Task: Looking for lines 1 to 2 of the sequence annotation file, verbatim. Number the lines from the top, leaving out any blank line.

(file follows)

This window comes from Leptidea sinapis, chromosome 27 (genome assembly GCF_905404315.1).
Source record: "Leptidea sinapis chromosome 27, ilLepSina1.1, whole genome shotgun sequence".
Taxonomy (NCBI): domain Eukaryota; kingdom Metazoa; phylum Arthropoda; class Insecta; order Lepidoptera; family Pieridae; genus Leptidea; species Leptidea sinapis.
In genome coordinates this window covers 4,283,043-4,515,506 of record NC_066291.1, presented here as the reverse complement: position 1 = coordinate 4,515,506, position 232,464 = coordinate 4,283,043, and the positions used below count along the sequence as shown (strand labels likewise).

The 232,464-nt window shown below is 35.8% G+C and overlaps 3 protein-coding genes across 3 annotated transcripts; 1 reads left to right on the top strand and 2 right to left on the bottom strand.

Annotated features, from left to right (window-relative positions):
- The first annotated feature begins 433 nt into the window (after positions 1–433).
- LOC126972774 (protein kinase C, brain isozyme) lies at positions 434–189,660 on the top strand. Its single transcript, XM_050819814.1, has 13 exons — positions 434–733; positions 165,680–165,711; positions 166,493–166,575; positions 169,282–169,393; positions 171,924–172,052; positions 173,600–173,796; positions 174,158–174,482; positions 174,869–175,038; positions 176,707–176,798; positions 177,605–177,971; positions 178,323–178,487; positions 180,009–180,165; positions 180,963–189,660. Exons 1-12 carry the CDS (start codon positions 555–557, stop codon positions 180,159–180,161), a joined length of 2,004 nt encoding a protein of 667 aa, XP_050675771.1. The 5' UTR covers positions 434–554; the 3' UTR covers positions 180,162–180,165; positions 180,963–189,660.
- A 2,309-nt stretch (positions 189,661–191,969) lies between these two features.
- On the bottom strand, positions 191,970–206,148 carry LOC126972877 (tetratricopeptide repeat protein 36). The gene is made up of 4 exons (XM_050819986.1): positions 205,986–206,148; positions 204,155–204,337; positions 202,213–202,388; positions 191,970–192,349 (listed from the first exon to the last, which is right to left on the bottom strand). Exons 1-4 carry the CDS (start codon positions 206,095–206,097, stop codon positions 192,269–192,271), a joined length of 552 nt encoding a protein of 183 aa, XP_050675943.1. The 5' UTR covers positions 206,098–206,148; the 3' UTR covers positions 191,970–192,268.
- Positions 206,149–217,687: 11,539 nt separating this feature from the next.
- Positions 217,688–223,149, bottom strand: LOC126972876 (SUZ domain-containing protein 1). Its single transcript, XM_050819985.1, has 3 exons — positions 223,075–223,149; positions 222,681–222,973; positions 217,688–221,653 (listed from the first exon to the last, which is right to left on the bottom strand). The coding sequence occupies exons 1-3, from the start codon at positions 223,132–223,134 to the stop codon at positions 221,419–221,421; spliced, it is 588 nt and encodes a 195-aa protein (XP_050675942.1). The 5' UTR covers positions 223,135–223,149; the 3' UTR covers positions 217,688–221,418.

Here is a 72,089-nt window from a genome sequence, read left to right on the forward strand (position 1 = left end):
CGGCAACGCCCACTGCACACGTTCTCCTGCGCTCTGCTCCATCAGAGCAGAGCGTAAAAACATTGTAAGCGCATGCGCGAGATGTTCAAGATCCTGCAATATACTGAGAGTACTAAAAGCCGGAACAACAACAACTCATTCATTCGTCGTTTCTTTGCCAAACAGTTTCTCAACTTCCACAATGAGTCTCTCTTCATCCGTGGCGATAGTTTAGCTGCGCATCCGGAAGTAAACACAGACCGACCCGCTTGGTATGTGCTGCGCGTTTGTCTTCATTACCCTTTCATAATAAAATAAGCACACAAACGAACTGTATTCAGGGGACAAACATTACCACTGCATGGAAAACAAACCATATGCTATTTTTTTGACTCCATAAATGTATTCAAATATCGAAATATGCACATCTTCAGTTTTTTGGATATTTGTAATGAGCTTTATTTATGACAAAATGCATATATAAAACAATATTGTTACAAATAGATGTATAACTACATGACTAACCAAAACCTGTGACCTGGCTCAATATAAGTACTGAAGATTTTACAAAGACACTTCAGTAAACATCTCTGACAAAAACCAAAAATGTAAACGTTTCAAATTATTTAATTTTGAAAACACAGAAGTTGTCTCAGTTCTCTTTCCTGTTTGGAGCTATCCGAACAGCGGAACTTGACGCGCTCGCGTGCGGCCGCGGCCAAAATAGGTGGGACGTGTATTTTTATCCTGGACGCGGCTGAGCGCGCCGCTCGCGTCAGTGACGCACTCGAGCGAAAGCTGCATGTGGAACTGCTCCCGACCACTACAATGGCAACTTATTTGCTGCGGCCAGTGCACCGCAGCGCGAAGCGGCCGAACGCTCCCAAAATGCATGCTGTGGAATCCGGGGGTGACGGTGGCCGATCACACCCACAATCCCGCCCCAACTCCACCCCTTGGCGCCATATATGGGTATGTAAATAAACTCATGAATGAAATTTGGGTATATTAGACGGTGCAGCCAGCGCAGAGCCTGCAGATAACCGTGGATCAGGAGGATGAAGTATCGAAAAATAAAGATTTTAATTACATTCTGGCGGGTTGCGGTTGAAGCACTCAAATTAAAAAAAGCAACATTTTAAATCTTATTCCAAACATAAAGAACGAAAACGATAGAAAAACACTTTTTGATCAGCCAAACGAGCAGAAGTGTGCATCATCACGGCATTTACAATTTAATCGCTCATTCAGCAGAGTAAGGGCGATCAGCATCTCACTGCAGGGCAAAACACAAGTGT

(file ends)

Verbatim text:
This window comes from Leptidea sinapis, chromosome 27 (genome assembly GCF_905404315.1).
Source record: "Leptidea sinapis chromosome 27, ilLepSina1.1, whole genome shotgun sequence".